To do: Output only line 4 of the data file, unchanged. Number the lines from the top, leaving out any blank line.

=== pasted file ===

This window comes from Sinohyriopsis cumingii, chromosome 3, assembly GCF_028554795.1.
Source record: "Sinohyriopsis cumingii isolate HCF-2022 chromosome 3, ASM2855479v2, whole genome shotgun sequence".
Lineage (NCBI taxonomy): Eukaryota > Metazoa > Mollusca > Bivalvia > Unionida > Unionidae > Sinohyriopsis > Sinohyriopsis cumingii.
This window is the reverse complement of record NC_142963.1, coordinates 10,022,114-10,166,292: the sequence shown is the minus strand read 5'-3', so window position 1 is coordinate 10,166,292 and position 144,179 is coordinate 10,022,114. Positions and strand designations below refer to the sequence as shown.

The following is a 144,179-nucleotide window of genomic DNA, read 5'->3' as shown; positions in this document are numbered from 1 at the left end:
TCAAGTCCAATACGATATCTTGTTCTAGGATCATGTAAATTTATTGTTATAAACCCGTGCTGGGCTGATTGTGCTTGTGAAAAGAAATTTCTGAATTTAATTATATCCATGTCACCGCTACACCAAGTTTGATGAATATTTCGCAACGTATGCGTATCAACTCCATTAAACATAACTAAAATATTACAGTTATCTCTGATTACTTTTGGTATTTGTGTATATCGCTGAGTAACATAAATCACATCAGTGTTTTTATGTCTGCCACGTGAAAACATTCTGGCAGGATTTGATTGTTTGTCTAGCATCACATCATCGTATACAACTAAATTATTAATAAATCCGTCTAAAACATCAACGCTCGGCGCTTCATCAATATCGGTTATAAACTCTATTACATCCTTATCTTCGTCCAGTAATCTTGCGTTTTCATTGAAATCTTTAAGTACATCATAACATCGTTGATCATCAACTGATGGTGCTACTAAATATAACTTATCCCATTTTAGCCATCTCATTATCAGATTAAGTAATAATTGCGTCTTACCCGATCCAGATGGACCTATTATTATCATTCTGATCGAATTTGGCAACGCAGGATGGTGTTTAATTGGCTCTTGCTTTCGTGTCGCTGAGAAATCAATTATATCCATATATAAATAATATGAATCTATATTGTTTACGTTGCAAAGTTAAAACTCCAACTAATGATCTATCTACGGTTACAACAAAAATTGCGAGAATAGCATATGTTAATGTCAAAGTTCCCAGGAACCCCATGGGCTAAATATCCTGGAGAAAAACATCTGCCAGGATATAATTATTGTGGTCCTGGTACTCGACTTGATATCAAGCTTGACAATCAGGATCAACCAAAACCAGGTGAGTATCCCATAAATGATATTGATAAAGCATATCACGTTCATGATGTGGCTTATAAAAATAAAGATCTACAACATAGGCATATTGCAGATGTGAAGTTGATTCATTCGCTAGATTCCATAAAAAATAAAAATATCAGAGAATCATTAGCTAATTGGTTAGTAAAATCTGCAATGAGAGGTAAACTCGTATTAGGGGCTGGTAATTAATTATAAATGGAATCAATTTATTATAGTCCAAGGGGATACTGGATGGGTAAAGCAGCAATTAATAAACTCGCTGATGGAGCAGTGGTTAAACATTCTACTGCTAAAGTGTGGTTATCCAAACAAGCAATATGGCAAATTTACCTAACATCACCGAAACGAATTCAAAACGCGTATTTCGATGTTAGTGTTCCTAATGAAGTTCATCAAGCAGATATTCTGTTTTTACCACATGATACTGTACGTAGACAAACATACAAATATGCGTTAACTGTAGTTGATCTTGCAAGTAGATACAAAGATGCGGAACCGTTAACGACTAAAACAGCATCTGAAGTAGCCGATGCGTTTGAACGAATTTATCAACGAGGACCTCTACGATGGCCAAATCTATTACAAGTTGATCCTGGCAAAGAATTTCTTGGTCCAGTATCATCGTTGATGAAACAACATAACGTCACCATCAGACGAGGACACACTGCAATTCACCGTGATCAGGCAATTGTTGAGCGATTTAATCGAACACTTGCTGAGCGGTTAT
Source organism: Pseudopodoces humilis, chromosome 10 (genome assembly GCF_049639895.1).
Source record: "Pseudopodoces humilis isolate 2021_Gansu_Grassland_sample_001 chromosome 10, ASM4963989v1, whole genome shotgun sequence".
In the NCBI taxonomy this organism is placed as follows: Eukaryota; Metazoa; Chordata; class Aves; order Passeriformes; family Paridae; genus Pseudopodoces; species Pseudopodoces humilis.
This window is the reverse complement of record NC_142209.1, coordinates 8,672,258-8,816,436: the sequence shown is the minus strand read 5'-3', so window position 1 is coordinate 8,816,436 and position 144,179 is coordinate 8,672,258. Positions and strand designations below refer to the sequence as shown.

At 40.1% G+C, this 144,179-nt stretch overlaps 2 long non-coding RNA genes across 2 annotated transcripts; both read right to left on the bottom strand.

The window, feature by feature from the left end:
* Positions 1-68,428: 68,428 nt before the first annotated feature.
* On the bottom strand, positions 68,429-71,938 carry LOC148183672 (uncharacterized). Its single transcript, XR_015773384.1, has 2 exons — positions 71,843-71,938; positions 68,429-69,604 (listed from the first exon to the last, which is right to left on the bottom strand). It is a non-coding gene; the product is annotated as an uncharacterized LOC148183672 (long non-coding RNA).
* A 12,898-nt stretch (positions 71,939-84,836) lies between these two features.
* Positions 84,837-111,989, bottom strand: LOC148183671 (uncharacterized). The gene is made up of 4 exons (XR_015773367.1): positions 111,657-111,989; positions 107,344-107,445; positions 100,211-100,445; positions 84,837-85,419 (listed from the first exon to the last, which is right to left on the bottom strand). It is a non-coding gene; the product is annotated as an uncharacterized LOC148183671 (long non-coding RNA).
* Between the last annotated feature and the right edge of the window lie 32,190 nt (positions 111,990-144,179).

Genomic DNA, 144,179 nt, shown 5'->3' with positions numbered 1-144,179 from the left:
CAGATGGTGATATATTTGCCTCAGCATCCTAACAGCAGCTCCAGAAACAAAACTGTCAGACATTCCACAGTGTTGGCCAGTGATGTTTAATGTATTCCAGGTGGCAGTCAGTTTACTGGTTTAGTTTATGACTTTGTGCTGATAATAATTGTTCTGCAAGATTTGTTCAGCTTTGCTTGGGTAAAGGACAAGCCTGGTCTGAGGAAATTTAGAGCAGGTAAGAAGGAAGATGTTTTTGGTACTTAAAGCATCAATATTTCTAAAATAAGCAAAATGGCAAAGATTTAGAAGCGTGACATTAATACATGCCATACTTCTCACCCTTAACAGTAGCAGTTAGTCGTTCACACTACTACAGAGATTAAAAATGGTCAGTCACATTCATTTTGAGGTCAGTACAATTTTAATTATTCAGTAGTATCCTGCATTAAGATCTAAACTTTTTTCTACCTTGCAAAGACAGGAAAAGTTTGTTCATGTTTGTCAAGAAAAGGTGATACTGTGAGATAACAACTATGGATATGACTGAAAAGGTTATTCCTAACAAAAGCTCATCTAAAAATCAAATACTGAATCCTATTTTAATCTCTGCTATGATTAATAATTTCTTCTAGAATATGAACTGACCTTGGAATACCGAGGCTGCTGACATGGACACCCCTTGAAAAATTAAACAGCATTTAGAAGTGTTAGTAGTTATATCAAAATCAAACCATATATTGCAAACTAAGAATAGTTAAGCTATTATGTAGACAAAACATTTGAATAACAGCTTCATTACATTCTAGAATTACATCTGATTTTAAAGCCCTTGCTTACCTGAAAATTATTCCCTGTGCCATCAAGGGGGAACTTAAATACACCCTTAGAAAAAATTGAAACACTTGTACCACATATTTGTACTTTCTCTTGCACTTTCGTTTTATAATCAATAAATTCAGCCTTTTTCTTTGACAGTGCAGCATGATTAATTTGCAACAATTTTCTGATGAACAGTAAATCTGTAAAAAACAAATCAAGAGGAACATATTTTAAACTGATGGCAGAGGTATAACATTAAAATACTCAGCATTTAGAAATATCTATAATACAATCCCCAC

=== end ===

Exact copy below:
This window is the reverse complement of record NC_142963.1, coordinates 10,022,114-10,166,292: the sequence shown is the minus strand read 5'-3', so window position 1 is coordinate 10,166,292 and position 144,179 is coordinate 10,022,114. Positions and strand designations below refer to the sequence as shown.